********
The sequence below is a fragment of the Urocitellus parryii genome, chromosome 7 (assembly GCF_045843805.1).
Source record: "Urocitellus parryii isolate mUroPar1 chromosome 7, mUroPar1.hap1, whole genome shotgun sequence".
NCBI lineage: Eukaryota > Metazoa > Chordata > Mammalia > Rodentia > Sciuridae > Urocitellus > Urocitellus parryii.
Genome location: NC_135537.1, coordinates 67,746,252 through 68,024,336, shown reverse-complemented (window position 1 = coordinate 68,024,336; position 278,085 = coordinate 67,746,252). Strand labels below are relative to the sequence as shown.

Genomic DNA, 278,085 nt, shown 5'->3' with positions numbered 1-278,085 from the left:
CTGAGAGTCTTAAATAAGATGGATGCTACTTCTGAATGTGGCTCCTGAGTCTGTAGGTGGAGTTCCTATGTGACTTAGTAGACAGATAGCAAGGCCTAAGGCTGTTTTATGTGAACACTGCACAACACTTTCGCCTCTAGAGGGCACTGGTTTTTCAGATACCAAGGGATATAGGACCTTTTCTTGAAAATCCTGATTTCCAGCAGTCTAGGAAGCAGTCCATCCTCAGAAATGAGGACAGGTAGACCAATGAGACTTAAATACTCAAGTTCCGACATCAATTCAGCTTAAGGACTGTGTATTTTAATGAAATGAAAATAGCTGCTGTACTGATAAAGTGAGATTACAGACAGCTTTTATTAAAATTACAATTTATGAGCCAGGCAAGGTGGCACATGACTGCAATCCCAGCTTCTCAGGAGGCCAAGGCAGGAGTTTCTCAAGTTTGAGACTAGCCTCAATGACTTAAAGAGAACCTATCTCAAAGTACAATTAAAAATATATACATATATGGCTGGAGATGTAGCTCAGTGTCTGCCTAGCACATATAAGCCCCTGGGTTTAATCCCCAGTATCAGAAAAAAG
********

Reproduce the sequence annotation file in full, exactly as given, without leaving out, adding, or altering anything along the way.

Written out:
The sequence below is a fragment of the Urocitellus parryii genome, chromosome 7 (assembly GCF_045843805.1).
Source record: "Urocitellus parryii isolate mUroPar1 chromosome 7, mUroPar1.hap1, whole genome shotgun sequence".
NCBI lineage: Eukaryota > Metazoa > Chordata > Mammalia > Rodentia > Sciuridae > Urocitellus > Urocitellus parryii.
Genome location: NC_135537.1, coordinates 67,746,252 through 68,024,336, shown reverse-complemented (window position 1 = coordinate 68,024,336; position 278,085 = coordinate 67,746,252). Strand labels below are relative to the sequence as shown.

Genomic DNA, 278,085 nt, shown 5'->3' with positions numbered 1-278,085 from the left:
CTGAGAGTCTTAAATAAGATGGATGCTACTTCTGAATGTGGCTCCTGAGTCTGTAGGTGGAGTTCCTATGTGACTTAGTAGACAGATAGCAAGGCCTAAGGCTGTTTTATGTGAACACTGCACAACACTTTCGCCTCTAGAGGGCACTGGTTTTTCAGATACCAAGGGATATAGGACCTTTTCTTGAAAATCCTGATTTCCAGCAGTCTAGGAAGCAGTCCATCCTCAGAAATGAGGACAGGTAGACCAATGAGACTTAAATACTCAAGTTCCGACATCAATTCAGCTTAAGGACTGTGTATTTTAATGAAATGAAAATAGCTGCTGTACTGATAAAGTGAGATTACAGACAGCTTTTATTAAAATTACAATTTATGAGCCAGGCAAGGTGGCACATGACTGCAATCCCAGCTTCTCAGGAGGCCAAGGCAGGAGTTTCTCAAGTTTGAGACTAGCCTCAATGACTTAAAGAGAACCTATCTCAAAGTACAATTAAAAATATATACATATATGGCTGGAGATGTAGCTCAGTGTCTGCCTAGCACATATAAGCCCCTGGGTTTAATCCCCAGTATCAGAAAAAAG